Title page for ETD etd-06022009-143756

Type of Document Master's Thesis
Author Jackson, Sarah Kathryn
URN etd-06022009-143756
Title Typewriters Typing Typist: A Performance History
Degree Master of Arts (M.A.)
Department Communication Studies
Advisory Committee
Advisor Name Title
Ruth Bowman Committee Chair
Michael Bowman Committee Member
Rachel Hall Committee Member
  • stylization
  • female tricksters
  • flappers
  • typewriter erotica
  • Gibson Girl
  • photographs
  • visual and material artifacts
  • industrialization
  • female wage-labor
  • mechanization
  • grotesque
  • Vsevolod Meyerhold
  • sentimentality
  • genealogy
Date of Defense 2009-05-04
Availability unrestricted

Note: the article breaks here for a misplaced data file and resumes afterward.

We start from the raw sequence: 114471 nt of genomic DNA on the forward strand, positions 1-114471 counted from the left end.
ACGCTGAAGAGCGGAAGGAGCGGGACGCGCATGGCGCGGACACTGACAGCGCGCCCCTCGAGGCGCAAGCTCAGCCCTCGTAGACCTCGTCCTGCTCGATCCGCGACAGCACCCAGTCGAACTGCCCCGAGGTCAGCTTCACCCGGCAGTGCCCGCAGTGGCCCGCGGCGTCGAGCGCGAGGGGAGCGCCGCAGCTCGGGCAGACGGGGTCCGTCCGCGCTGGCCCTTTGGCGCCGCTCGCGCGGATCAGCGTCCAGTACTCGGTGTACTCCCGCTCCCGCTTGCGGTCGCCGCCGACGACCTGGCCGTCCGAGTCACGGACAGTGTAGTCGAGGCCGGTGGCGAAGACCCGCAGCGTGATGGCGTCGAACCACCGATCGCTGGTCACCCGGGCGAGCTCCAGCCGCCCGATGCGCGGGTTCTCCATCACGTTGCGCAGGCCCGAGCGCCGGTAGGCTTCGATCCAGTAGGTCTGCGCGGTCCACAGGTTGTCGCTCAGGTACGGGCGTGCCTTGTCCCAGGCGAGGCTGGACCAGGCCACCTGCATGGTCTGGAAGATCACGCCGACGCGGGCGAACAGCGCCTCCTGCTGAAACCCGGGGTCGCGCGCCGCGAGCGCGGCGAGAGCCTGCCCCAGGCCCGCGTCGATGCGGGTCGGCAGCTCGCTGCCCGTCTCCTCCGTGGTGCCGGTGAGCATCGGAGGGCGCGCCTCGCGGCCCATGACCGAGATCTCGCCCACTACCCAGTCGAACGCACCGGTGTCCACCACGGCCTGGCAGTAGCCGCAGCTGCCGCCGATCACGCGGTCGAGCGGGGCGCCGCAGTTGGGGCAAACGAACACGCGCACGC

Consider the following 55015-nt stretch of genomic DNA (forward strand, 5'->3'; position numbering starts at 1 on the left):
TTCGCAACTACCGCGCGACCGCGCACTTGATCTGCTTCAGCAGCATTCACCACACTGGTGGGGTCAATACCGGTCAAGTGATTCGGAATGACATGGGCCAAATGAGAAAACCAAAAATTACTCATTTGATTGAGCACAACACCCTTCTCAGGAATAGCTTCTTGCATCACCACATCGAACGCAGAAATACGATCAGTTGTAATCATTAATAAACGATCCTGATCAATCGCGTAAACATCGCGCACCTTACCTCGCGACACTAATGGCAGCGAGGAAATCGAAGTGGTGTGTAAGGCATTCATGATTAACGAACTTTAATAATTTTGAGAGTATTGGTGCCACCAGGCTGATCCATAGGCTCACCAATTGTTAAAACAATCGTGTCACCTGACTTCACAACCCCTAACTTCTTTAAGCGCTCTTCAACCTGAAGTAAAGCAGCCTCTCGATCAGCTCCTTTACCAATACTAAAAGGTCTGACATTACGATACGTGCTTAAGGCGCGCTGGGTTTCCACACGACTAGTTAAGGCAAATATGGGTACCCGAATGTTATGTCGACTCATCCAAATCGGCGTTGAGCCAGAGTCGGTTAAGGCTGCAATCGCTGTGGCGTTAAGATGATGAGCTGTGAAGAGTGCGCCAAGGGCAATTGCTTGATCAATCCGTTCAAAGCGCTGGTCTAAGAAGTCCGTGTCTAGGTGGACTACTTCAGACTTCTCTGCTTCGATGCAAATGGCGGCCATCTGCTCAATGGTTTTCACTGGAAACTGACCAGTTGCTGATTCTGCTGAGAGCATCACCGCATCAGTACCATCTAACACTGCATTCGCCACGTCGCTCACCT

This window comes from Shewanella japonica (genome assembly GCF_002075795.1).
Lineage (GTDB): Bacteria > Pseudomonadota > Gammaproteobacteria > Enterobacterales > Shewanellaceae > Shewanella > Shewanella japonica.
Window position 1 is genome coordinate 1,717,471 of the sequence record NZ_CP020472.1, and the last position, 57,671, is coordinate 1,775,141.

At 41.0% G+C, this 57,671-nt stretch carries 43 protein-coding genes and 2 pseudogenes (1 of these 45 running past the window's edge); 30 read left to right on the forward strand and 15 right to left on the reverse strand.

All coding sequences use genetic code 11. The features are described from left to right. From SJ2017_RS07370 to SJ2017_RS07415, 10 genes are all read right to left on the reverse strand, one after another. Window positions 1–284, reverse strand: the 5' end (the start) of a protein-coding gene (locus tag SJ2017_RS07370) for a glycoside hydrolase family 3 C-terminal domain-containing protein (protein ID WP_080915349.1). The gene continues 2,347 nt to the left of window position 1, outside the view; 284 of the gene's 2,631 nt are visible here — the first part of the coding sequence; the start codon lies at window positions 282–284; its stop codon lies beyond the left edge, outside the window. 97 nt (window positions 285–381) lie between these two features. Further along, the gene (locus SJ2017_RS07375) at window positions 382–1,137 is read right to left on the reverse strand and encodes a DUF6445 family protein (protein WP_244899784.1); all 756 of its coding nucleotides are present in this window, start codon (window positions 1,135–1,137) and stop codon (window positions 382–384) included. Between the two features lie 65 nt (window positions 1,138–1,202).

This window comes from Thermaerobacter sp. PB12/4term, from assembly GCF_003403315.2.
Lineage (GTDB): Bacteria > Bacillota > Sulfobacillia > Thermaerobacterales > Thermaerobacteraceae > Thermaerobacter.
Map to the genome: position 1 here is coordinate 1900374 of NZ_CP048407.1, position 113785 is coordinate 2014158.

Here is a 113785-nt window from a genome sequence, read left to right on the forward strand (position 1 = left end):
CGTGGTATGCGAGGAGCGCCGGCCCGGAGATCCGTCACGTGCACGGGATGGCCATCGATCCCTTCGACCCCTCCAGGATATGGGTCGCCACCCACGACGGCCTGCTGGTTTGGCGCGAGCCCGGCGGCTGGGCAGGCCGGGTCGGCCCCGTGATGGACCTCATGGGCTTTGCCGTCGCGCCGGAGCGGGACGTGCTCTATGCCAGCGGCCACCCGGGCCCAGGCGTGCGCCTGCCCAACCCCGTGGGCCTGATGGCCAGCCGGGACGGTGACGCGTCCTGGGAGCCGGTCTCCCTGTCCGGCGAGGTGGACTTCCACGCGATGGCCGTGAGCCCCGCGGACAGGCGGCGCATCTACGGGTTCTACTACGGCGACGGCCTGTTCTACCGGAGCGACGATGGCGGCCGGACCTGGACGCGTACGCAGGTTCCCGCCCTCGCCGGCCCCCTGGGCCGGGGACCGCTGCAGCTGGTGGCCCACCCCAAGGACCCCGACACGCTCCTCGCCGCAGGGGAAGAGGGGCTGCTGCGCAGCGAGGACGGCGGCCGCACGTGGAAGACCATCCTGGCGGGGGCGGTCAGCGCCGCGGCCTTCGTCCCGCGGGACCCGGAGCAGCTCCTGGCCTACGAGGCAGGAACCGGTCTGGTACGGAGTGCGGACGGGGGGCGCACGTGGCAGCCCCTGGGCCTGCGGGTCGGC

This study contributes to the ongoing exploration of the multiple ways visual and material artifacts perform. I take a look at how typewriters or rather how two representations of typewriters perform. I focus on two different images of working women, each rendered in terms of a popular female stereotype of the period. I selected the images because they bookend a period of time in which typewriters emerged to the fore as an efficient tool of reproduction in the business world. In turn, two different perspectives on the relationship between the typist and her typewriter, woman and machine, are provided. The study demonstrates how visual images, an advertisement from the early 1900s and a photograph from the 1920s, can be perceived and analyzed as performance events that tell us something about the cultures that produced and transmitted them and also about our current culture and how we perceive events we recall. Further, it shows us how practical performance methods contain conceptual-theoretical discourses that help us discuss how and why people perform. I undertake a critical historiography aiming to discover how the images perform certain histories. To do so, I focus on key elements in each image – the typewriting machine in Chapter Two and the woman as typewriter in Chapter Three – tracking and describing histories associated with each. In Chapter Four, I apply the stories and issues I’ve collected to an investigation of each image, adding to the perspective mix the basic “laws of theatricality” as conceptualized by Vsevolod Meyerhold. Although Meyerhold developed and experimented with his laws within the same time period that concerns me, I do not intend to draw direct correspondences between the images and Meyerhold’s application of the laws. Rather, I find the laws helpful to understanding and articulating how the images perform. That is, the laws will determine what makes for “performance” in this case. They offer a vocabulary for analyzing the images as performance events and, especially, for discussing the double-sided complexities that emerge in those events.

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